Stephen of Blois
Stephen of Blois, the son of William the Conqueror's daughter, claimed the throne of England in 1135. He was supported by the citizens of London, his brother the Bishop of Winchester and the Bishop Roger of Salisbury despite having taken an oath of fealty to Henry I's daughter Matilda. This led to a long civil war which brought great misery and devastation to the country.
Stephen of Blois (1097-1154), King of England from 1135 to 1154, was the third son of Stephen, count of Blois and Chartres, and Adela, daughter of William the Conqueror. After the death of Henry I, Stephen became king instead of the Empress Matilda, a would-be female ruler. She was rejected because she was married to the count of Anjou and thus did not appeal to the Normans.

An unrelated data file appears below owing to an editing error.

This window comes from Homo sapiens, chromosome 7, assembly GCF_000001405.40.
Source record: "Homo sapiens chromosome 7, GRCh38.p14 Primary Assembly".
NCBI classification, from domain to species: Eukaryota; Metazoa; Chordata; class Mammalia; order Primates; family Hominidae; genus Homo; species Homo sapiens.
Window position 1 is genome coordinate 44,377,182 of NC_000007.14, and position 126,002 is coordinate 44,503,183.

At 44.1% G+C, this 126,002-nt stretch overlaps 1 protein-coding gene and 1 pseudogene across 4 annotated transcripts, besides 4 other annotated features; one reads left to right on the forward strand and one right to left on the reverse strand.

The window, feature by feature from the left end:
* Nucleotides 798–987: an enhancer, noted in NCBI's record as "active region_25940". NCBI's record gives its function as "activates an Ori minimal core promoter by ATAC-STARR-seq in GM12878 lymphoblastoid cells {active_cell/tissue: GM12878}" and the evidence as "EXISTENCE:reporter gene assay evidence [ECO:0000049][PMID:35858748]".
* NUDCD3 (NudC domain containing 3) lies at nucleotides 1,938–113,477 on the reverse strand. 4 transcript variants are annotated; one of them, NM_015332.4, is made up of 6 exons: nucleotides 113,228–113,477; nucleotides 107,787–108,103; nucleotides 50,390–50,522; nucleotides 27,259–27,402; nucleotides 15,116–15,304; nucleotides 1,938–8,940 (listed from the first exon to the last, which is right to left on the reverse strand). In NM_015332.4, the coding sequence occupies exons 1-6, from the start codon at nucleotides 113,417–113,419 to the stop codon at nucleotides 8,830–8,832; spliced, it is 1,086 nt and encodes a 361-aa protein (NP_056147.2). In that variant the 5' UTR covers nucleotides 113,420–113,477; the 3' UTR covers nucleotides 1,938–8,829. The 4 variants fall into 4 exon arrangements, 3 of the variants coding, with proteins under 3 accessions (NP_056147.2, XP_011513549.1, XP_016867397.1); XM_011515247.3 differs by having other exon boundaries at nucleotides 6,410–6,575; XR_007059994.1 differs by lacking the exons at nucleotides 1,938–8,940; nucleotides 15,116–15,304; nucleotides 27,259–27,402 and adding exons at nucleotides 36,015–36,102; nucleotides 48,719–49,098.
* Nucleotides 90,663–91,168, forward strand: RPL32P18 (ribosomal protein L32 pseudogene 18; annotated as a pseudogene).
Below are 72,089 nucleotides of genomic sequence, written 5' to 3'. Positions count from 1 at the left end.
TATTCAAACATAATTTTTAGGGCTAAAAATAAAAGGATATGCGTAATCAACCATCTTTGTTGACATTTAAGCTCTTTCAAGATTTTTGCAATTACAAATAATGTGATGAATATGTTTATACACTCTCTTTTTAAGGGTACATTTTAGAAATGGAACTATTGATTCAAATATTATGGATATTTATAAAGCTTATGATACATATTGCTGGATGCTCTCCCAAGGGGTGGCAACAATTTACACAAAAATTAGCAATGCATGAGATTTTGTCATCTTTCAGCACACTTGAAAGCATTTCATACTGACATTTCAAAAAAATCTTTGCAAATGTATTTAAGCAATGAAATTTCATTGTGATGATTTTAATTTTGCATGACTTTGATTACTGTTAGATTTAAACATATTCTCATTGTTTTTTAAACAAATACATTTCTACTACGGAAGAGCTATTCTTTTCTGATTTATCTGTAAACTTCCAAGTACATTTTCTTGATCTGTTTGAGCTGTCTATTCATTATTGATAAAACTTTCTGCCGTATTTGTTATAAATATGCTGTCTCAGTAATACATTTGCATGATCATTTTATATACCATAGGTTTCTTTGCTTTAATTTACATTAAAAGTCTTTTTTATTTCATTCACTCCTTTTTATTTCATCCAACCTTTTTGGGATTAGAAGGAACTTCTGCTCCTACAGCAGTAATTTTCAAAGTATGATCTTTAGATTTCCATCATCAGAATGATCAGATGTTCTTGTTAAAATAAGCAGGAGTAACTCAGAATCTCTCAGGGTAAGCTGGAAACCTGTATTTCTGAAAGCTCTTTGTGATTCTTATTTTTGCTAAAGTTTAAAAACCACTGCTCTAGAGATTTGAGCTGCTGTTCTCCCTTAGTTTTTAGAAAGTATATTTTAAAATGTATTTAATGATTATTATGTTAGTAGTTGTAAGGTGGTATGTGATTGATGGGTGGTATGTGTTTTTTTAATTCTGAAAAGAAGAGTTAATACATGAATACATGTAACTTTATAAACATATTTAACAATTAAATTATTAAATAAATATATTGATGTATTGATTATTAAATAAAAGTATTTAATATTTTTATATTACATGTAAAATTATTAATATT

Stephen and Matilda had multiple confrontations over the throne, one of them particularly hard fought in 1141-44, which brought great misery and devastation to the country. Eventually, a compromise was reached between the opposing parties, which ensured the succession of Matilda's son, Henry of Anjou (Plantagenet), later Henry II. This solution was generally welcomed and when Stephen died in 1154, a new period of strong monarchic government began with the ascension of Henry Plantagenet.
|History, Middle English Period, Political, Kings + Rulers|